Referring to FIG. 3, approximately twenty percent of the total incident radiation (5) is trapped within guided modes in the initial fiber layer (10). Since the remaining incident radiation is scattered uniformly in all directions by the diffuser, half the remaining scattered incident radiation (8) energy will enter the next fiber layer (10). The trapping, reflection and refraction of the remaining incident radiation will be repeated at each fiber layer (10). With the embodiment shown, air microshperes (1) in the diffuser (2), a diffuser and core (3) of polycarbonate and a cladding (4) of acrylic polymer methylmethacrylate with the fibers in layers (10), over thirty percent of the incident radiation energy may be trapped in guide modes within the individual fibers. The trapping of the incident radiation energy is cumulative along the fiber axis up to the fiber energy transmission capacity. Propagation of the trapped energy to the fiber end effects a concentration of the incident radiation energy.
It is to be realized that only one preferred embodiment of the invention designed as the optical wave guide for use in a luminescent fiber marker has been described and that numerous alterations, modifications, substitutions are all permissible without departing from the spirit and scope of the invention as defined in the following claims.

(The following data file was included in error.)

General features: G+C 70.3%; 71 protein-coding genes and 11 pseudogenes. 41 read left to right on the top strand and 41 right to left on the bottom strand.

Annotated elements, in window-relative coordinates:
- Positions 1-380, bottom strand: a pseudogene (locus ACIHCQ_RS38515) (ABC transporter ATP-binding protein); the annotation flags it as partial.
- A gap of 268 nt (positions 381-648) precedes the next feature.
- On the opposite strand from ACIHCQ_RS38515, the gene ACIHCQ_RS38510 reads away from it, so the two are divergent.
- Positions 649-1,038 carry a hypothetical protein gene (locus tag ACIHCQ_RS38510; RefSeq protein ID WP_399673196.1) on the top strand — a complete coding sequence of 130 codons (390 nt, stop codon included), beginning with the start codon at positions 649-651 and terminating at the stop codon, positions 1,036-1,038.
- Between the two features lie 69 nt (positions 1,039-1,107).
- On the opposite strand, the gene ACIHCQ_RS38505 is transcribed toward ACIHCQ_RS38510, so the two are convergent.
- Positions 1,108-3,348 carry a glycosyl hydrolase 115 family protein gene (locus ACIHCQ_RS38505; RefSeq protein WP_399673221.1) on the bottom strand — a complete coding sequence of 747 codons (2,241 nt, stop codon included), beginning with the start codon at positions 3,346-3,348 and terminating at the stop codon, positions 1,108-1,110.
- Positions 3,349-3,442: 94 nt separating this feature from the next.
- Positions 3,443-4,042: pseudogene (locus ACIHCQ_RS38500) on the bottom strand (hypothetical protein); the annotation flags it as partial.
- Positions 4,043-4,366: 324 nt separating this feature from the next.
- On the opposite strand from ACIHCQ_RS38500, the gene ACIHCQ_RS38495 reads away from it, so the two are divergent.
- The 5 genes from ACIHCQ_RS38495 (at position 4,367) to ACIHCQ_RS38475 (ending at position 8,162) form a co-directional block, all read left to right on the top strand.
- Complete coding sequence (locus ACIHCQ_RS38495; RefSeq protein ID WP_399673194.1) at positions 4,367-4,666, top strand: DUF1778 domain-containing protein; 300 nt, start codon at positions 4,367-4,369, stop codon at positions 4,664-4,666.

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|U.S. Classification||385/31, 359/900, 385/115, 385/27, 362/558, 385/142, 385/123, 385/39|
|International Classification||G02B6/26, G02B6/28, F21V8/00, G02B6/02|
|Cooperative Classification||Y10S359/90, G02B6/03694, G02B6/0006, G02B6/2817|
|Oct 29, 1991||REMI||Maintenance fee reminder mailed|
|Mar 29, 1992||LAPS||Lapse for failure to pay maintenance fees|
|Jun 2, 1992||FP||Expired due to failure to pay maintenance fee|
Effective date: 19920329